Connecticut Laboratory Seeks to be the Provider Insurance Companies and Employers Want

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Jim-Fantus-thumbJames Fantus, President and Chief Executive Officer

When HCE last spoke with James Fantus, president and chief executive officer of the independent, full-service Clinical Laboratory Partners in Connecticut, in 2011, we discussed the history of the organization and how it had bounced back from near-financial ruin. We also talked with Fantus about the difficulty of regulation on the organization.

In the ensuing years, the shifting landscape of healthcare has only become trickier to navigate, Fantus told us.

“Insurance companies and employers are starting to profile providers against each other,” he said. “In other words, if an employer is trying to save money on their healthcare costs, he looks for who has the lowest lab fees and the lowest X-ray costs and pushes his employees to go there, and if they go anywhere else, they have a co-pay they have to pay. They steer people to where they have to go.”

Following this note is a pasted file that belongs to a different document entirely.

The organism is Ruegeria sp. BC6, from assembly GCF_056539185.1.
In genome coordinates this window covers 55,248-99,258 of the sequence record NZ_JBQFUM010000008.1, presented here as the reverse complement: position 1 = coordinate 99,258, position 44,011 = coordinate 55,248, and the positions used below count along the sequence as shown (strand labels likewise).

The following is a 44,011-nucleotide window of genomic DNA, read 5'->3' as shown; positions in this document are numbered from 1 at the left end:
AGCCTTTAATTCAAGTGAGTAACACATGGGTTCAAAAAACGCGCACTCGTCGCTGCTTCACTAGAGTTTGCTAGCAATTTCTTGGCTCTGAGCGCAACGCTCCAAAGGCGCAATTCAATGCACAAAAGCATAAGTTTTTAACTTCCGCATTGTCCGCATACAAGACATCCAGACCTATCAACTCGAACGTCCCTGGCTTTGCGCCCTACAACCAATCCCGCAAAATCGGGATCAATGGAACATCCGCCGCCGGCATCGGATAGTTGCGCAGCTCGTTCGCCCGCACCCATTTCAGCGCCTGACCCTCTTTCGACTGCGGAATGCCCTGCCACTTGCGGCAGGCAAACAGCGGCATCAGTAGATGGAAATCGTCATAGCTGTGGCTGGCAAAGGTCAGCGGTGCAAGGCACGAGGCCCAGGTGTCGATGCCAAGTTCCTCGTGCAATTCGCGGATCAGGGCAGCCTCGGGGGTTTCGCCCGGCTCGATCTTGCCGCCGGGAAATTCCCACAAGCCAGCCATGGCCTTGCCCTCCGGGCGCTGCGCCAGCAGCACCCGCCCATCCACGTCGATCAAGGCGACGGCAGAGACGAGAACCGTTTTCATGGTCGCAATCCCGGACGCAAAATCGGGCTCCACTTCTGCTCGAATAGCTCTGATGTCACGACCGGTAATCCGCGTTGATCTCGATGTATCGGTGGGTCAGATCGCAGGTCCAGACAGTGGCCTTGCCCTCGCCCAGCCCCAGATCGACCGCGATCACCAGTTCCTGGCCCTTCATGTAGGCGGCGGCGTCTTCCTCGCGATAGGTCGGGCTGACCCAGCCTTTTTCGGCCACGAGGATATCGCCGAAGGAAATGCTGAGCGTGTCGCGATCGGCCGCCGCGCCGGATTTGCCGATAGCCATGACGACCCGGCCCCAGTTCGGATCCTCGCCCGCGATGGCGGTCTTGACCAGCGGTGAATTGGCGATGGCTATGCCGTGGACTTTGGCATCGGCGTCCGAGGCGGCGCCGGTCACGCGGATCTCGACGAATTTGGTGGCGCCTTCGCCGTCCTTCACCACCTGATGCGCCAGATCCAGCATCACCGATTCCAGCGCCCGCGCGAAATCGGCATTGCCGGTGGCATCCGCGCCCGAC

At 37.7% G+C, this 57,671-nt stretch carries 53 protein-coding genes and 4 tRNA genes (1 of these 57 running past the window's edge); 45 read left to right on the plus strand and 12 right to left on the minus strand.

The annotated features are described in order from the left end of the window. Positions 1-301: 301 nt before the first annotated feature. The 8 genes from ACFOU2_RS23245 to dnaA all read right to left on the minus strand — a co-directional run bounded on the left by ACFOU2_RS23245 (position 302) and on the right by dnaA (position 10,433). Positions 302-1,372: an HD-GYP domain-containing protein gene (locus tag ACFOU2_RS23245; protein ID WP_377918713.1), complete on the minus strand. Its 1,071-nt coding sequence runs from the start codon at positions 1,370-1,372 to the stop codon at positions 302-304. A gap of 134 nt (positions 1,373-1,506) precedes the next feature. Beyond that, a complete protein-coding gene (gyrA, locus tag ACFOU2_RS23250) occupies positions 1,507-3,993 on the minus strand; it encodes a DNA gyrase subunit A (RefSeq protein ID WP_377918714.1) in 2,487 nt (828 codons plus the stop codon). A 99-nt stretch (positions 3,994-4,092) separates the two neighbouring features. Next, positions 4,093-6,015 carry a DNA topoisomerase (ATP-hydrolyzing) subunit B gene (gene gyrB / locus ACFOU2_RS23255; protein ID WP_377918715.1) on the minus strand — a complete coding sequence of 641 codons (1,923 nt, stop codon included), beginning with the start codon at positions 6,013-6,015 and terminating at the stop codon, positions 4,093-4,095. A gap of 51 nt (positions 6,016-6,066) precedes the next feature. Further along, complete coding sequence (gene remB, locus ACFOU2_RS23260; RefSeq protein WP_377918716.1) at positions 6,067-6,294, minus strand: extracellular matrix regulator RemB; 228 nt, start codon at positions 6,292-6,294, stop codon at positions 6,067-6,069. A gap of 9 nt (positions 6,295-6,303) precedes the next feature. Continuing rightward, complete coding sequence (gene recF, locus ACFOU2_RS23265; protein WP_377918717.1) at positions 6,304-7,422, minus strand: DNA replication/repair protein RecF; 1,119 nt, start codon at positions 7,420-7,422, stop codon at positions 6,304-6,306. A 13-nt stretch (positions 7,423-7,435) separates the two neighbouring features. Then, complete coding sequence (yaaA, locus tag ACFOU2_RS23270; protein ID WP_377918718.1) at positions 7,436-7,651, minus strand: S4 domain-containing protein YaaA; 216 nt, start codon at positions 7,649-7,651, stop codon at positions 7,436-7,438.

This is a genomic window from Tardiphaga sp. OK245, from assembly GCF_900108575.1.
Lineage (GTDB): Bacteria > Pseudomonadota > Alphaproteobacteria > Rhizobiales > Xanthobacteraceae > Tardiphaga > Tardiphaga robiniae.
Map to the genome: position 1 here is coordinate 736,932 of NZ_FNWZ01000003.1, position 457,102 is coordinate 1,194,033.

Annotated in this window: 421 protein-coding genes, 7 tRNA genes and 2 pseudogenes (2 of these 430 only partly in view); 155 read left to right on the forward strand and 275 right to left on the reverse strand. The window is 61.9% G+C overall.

He’s seeing this occur with greater frequency, along with an increase in high-deductible plans that prompt patients to challenge physicians on the care they’re receiving. As a result, he is focused on becoming the high-quality, low-cost provider insurance companies and employers want, while ensuring that anti-steering language is placed in health-system contracts.

Regardless of these trends, he said, his goals remain the same: continued growth of market share, especially since volume is going to taper off; greater competitiveness at the insurance-company level; and improved distribution networks so third-party payers will be partners rather than adversaries working against them.

Coordinating care through data management

Fantus said CLP has just finished work on a data warehouse of all patient lab information. Currently, CLP holds 12.5 million patient records and 65 million test results.

“There’s a big push to coordinate care,” he said. “And coordinating care means that somebody is managing your healthcare from one end to the other. This requires a navigator like a PCP who makes sure you get the care you need when you need it.”